The FCT minister should go elsewhere (Budget and planning, perhaps). He doesn’t look to me like someone prepared to turn Abuja to Dubai or any other modern city. At the screening, he said he was in his village where he heard his nomination on radio.  His frail frame apart, he has no charisma to match the el-Rufais, Modibbos and Mohammeds, who had held that position.
That guy at Aviation looks more like an FCT minister – urbane, suave and dapper. Some of the ministers need to trade places. Just make the switch and let’s see how that works. Generally, all of them need to be reenergised. I get the feeling they are not as motivated as they should be. Could be they are overwhelmed by the volume of work or they are scared of you because, even before they came in, you dubbed them noise makers. Only they are not even making any noise now.  Compared to the last set of ministers, the class of 2015 are not bringing it on.

Re: “My people, my people”

By Sam Onwuemeodo

Emmanuel Bello, a known columnist with the Daily Sun Newspaper had, last Tuesday, written a piece in his “BACKSTORY” Column with the title “my people, my people”. He was referring to the Imo State Governor, Owelle Rochas Okorocha, known for such phrase or synonyms. The governor, at every forum, would tell Imo people, “My people, my people”. And they would echo thunderously “our governor, our governor”. That has been the case between the governor and the citizenry in Imo. When we saw the caption, even without the governor’s photograph, we knew that Mr. Bello was talking about the Ideato-born governor of Imo State. Interestingly, most Nigerians like our friend, Emmanuel Bello, have always appreciated that convivial salutation between the Imo governor and his people.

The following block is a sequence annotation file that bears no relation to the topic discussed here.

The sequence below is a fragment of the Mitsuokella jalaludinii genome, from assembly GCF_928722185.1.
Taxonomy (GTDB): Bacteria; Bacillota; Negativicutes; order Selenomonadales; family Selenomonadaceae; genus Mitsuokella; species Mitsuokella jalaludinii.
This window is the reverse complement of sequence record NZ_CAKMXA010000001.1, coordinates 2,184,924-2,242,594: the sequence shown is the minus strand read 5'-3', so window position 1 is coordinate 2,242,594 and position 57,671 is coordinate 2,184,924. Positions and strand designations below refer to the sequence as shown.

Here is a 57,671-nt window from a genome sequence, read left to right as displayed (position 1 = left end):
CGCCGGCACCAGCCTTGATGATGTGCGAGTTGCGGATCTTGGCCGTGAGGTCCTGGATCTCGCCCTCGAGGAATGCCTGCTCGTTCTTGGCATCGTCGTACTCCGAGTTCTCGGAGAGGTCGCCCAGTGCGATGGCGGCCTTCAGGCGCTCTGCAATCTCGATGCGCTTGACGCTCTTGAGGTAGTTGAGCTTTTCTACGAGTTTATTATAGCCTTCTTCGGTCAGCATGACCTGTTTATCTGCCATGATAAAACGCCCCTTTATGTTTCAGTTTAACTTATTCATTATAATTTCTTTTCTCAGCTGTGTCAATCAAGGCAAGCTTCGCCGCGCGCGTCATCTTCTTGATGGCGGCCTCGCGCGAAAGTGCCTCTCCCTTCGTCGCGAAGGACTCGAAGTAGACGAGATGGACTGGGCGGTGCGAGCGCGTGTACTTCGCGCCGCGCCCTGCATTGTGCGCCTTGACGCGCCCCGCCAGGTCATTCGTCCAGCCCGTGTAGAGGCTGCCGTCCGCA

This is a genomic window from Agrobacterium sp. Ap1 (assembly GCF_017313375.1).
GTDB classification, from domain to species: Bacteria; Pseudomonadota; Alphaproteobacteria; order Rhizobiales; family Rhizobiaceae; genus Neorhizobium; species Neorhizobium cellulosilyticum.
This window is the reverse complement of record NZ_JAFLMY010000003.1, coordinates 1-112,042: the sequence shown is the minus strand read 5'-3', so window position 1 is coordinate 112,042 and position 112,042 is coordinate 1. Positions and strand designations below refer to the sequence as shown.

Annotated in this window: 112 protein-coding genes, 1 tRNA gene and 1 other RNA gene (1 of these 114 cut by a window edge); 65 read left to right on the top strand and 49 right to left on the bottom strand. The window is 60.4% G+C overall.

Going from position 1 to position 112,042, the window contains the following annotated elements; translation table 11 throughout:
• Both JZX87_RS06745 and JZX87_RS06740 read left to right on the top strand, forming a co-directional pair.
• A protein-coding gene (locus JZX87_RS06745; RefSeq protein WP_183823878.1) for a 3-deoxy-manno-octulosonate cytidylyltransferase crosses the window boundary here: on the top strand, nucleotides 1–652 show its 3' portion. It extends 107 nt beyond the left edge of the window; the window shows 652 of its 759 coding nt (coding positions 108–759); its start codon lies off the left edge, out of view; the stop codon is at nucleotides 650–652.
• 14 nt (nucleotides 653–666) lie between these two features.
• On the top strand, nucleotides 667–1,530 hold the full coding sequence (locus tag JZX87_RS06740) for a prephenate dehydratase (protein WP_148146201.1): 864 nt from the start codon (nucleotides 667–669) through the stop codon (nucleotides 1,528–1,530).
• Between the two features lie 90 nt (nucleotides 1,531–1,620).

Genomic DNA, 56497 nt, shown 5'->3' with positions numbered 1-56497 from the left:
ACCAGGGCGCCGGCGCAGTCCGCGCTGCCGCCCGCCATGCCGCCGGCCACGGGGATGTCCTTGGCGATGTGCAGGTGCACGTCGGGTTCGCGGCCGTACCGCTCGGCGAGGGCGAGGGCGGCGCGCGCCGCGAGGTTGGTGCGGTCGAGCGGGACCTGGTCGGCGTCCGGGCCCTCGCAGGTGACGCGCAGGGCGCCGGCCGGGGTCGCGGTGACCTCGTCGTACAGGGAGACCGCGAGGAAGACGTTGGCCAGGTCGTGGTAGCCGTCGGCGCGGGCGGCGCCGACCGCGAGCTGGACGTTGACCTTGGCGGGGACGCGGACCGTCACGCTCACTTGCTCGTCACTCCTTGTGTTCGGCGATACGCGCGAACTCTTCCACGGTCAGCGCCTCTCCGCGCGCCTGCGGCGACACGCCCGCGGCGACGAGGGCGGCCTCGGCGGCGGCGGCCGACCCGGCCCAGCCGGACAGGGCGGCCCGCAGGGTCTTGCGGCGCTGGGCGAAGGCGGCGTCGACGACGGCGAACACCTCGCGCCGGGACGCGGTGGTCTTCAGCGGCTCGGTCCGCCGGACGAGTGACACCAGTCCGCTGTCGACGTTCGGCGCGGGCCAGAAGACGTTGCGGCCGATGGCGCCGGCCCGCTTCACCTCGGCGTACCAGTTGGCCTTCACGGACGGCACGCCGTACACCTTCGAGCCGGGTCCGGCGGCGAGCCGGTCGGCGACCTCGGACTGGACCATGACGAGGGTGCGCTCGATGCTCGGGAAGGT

In the article in question, which was a full-page stuff, Mr. Bello was, to say the least, too hard on the governor and from all indications, not out of personal hatred against him but largely because he didn’t have the correct information on the issues he had taken up in his work. Whoever had briefed him or whichever source he must have got his information was very stingy with the truth.
Our friend, Bello, wrote “I’m not ready to side with those who say Governor Okorocha hasn’t done anything tangible for Imo or that he is just a clown, who loves to garrulously entertain his people”. He continued “whatever was the case, in Imo State, the people taught their governor a lesson that he cannot continuously take them on a ride… Today, I’m told, relationship between the bigman and his people has soured to the point they now respond with ‘our salary, our salary’, each time he calls out to them in his trademark manner. This was the man they liked to dance with on the street, to eat with at the bukkas…”.
Mr. Bello went further to allude, “I have always wondered what Imolites saw in Rochas in the first place? Was it his burly figure or the fact that he spoke Hausa, having lived in the North?” Like I had written in the early part of this rejoinder, Mr. Bello wrote a lot in the referenced piece and there is no point going the whole hog in responding to all the claims. Hence, the choice of only three, out of the claims Bello made for reactions.
Don’t forget, I had accused Bello of getting his information on Governor Okorocha and the government in Imo State from the wrong or prejudiced source. And he is not alone in such situation. And it is my duty now to fill the blank space believing that he has charity for truth.